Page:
PASSOR covered a large portion of outpt Physiatrists and I'm sure there are alot of soon to be former PASSOR members who don't know if they should designate the MSK Council (includes sports) or the Pain/Neuromusc.Council as their primary (Is this supposed to be where Interventional Physiatrist go? vs. the MSK Council, or both?) .

This entire idea needs to go back to the drawing board.
 

ampaphb

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Dear Dr. Dugan:

I need to apologize up front for not being able to attend the upcoming PASSOR business meeting.

The current plan of creating the Councils, as currently constituted, do not serve those of us who practice outpatient interventional pain management. No single council meets the needs of those of us in the single most popular field of current and recent graduates.

As such, the PASSOR proposal to the AAPM&R Board of Governors which states in relevant part "Whereas the Academy has created a membership structure, Councils, that will meet the unique needs of the current PASSOR members, embrace the diversity of the specialty, and encourage active participation to strengthen the Academy" is not, in my opinion, the case.

Those of us who are involved in interventional pain will need to chose between pain and spine councils the way things are currently structured. We can not chose two primary councils, and thus the proposed Council structure divides PASSOR members, rather than integrating us into one "unified council". In point of fact, it does exactly the opposite.

As I will not be able to attend, I wish to oppose the resolution as currently constituted.

If you would care to discuss this matter, I would relish the opportunity to do so at your earliest opportunity.


[FONT=Default Sans Serif,Verdana,Arial,Helvetica,sans-serif]Peter

Thanks so very much for your response. Your objections were indeed ones that were discussed at great length at several Academy BOG meetings where the PASSOR perspective was considered at length given that Joel Press, William Micheo, myself, Mike Furman and Dave Bagnall were all part of these discussions.

It was so very difficult to find an organizational way to divide our specialty-if we simply left PASSOR as is there would be a largely disproportionate number in that Council. While we PASSOR members need to decide between 2 councils to meet all our practice needs, we can join multiple councils while declaring one primary council. With MSK and Pain in two councils, we will have access to the operational support of 2 councils rather than one. This council model will be closely followed as it is instituted.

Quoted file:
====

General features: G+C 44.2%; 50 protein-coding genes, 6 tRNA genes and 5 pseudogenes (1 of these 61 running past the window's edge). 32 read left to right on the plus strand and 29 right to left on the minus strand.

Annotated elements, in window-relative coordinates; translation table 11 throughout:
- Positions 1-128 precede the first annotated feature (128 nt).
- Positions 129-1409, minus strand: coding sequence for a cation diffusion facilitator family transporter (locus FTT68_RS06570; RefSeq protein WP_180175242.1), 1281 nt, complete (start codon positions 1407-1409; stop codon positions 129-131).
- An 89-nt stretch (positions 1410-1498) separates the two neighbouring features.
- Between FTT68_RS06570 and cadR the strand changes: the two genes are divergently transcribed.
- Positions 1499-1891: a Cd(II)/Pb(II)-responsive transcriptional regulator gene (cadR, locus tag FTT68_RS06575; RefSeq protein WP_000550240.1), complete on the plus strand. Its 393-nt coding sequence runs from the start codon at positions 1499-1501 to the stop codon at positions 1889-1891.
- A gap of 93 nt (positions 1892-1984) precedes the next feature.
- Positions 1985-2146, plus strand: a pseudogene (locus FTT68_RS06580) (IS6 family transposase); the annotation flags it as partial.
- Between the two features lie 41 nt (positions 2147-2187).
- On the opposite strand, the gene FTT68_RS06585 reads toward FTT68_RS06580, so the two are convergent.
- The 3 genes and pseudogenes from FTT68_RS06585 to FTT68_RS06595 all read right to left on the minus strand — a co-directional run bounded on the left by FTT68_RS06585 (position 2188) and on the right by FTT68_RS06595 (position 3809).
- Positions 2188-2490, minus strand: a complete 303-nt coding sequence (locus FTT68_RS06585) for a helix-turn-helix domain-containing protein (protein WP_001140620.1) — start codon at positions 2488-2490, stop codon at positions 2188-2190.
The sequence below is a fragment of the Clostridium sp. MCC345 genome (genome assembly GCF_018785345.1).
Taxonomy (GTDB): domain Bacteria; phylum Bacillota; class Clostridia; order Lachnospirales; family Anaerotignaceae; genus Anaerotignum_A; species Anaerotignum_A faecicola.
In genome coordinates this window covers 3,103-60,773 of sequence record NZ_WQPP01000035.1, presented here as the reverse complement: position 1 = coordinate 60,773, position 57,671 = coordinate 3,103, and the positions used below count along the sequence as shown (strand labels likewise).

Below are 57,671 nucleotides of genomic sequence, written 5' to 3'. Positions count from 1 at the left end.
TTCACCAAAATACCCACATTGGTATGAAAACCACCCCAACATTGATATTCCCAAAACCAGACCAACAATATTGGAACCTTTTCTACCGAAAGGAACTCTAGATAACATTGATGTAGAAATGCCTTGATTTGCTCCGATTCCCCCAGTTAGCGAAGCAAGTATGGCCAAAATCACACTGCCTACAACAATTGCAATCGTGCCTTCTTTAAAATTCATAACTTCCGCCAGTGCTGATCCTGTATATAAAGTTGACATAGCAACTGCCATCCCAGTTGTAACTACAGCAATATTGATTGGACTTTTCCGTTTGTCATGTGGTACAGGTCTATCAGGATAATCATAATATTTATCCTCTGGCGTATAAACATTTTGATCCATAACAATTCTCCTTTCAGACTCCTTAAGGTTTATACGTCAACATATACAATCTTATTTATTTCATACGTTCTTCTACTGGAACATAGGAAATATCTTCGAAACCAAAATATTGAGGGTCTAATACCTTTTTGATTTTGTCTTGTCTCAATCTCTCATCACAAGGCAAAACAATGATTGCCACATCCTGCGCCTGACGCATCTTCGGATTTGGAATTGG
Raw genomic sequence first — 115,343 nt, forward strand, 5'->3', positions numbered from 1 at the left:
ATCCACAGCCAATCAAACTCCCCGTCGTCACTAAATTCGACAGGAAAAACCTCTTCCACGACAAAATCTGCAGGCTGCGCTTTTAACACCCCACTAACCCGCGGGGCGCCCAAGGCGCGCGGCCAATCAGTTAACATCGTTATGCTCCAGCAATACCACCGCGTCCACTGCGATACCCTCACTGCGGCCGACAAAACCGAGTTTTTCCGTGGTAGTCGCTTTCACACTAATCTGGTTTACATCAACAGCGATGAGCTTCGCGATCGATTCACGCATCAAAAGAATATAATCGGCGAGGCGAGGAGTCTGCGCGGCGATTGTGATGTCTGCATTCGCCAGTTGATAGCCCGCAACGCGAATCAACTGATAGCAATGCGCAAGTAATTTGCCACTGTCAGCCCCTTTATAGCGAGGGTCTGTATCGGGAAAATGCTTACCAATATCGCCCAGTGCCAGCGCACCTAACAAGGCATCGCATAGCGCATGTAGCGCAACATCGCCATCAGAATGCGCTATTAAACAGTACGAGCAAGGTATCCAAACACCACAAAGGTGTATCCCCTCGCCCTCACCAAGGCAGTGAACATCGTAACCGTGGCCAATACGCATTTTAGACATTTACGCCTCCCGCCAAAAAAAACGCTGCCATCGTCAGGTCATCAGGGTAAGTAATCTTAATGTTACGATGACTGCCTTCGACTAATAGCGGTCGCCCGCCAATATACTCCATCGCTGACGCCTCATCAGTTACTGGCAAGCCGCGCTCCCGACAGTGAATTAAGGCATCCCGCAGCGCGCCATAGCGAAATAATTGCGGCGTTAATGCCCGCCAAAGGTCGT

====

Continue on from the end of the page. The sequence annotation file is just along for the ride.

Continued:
Might I suggest that I get you in touch with Dave Bagnall who spent many long difficult hours crafting the council model? I am happy to talk with you as well but I think that Dave's input is also invaluable.


[FONT=Arial, Helvetica, sans-serif]Dear Dr. Dugan:

Meaning no disrespect, what was the logic to why MSK/EMG, and Spine/Pain were not paired?

I am sure the BOG gave this tremendously more attention than my cursory review, but those pairings strike me as reflective of the natural division of PASSOR into two equally representative councils. As now constituted, it strikes me that almost all of PASSOR will gravitate to the MSK council, leaving Pain/Neuromuscular to become the domain largely of the electromyographers.

I am approaching you, rather than Dr. Bagnall initially, in large measure becuase I percieve you as being less invested in the Coucil structure as currently constituted. As it is Dr. Bagnall's baby, challenging the very structure with him strikes me as likely to be a less fruitful discussion.
.


[SIZE=+0]Peter


[/SIZE].
 

Disciple

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Thanks for posting that.

How about creating an Interventional sub-council and an Electrodiagnostics sub-council?

That way, we could reach consensus amongst all Physiatric Interventionalists whether they work in surgical groups, PM&R MSK groups, or pain practices, instead of having some voting in the MSK Council and some in the Pain/Neuromusc Council. Issues specific to style/type of practice could be addressed separately in the primary councils.

Same would go for electrodiagnostics, where practicioners from Neuromusc, MSK, Sports Med and Pain could all vote on issues specific to EMG/NCV, but could return to their respective primary councils to vote on issues specific to practice style/type.
 

SSdoc33

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Thanks for posting that.

How about creating an Interventional sub-council and an Electrodiagnostics sub-council?